The le petit Maison villa Le Lac is a small house measuring 16m by 4m simple white parallelogram with one floor that consists of a living room, a bedroom, a small salon, powder room, a bathroom, a kitchen and a closet for clothes. When a new road was built in front of the facility, a front exterior wall was later added. An elevated guest room which is accessible by the courtyard stairs has a magnificent view of the lake over the roof. For technical reasons, a coating of galvanized panels was added to the façade. Due to other structural problems caused by the lake and cheap construction materials that were used for construction, Le Corbusier had to coat the outside of the building with aluminum in the 1950s. The south wall was also covered in aluminum because of cracks due to hydrostatic movement beneath the basement in a restoration in 1945. Le Corbusier had hoped that politically minded industrialists in France would lead the way and organize designs like the case in America.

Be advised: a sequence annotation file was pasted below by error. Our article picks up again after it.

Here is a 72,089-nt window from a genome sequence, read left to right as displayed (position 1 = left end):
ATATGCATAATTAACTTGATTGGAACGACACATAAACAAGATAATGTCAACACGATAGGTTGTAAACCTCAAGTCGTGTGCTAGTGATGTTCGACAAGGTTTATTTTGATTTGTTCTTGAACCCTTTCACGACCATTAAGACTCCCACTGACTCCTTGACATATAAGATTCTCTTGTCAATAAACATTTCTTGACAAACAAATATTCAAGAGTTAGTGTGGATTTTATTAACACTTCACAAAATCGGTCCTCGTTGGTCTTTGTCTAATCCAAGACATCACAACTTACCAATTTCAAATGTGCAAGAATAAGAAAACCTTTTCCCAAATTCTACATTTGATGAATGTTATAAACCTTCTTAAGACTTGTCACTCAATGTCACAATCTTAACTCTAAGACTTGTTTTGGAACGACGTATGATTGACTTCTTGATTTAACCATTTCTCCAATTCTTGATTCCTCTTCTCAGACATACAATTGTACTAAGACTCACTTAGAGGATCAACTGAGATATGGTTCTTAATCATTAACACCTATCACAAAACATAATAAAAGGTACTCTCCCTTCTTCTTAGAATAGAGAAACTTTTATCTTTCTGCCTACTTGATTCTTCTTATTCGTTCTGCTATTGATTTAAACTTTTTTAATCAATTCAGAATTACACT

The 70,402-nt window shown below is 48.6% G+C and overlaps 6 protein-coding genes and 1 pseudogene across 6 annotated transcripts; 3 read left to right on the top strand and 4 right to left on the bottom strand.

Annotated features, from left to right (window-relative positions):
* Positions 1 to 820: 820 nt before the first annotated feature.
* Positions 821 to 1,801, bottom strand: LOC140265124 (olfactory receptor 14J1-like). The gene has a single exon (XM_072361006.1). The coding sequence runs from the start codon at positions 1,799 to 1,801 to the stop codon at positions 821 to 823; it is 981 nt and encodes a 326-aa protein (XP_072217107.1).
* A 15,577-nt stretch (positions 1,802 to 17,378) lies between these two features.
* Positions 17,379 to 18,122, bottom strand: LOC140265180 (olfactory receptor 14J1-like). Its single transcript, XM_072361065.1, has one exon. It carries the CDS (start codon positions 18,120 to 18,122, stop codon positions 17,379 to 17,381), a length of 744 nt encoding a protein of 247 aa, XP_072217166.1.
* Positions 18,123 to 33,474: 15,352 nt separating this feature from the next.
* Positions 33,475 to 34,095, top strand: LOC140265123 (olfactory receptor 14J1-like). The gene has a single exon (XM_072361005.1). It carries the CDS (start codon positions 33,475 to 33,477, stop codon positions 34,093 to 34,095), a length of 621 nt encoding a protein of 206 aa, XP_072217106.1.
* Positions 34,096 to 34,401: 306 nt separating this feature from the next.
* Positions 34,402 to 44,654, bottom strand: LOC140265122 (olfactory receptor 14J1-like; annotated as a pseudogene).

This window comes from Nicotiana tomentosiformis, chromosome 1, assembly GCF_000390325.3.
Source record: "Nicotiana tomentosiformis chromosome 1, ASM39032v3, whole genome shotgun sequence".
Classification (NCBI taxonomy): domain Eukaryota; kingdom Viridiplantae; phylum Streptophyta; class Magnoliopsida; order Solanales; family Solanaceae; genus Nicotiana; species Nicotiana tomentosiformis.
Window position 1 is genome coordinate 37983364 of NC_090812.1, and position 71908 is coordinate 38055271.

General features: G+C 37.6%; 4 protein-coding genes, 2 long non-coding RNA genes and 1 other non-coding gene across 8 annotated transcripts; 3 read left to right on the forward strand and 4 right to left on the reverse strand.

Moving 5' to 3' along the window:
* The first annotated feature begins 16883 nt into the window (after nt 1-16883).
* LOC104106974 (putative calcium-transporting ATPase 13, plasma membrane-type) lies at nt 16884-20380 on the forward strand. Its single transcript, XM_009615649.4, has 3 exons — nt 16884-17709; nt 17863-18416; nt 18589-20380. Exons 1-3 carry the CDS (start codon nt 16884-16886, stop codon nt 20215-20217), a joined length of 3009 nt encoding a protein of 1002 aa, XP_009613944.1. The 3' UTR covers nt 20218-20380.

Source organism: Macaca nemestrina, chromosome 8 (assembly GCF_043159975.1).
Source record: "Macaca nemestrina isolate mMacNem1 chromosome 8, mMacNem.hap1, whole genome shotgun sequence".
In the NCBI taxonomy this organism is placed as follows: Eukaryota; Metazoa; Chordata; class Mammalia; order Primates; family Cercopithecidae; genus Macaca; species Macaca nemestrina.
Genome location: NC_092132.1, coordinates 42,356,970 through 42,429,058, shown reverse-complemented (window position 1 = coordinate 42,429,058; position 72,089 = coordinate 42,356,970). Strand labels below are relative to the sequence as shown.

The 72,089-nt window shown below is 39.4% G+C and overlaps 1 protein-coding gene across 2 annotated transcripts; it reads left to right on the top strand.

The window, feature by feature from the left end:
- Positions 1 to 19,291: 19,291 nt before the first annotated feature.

The house played a role in the “controversy of the window” waged between Le Corbusier and Auguste Peret in Parisian journals of 1923. The controversy was that Le Corbusier asserted that the major positive consequence of Dom-ino concrete frame construction was a strip window. Le Corbusier had the ideas that the window would continuously and effectively distribute light within an interior where light was most needed, at least at an eye level. Le Corbusier presented the window as an inevitable and scientific response to the first ‘given’, its zenithal path, the sun and to the horizontal eye. This resulted to an 11 meter long window slash in the wall window facing south bearing no relationship to the division rooms. But Auguste Perret who is considered the father of concrete construction and Le Corbusier mentor dismissed the idea of a strip window as only being decorative and contrary to its use. Perret considered the horizontal window as destroying the definition of interior space because it eliminated threshold and eclipsed the experience of exterior space. The window strip is 11m and allows the sun to enter freely in the house’s main rooms offering a viewer magnificent scenery of the Alps, the Rhone Valley and the lake. The long and flexible space at the east end of the house serves as a guest room with movable partitions and wall beds.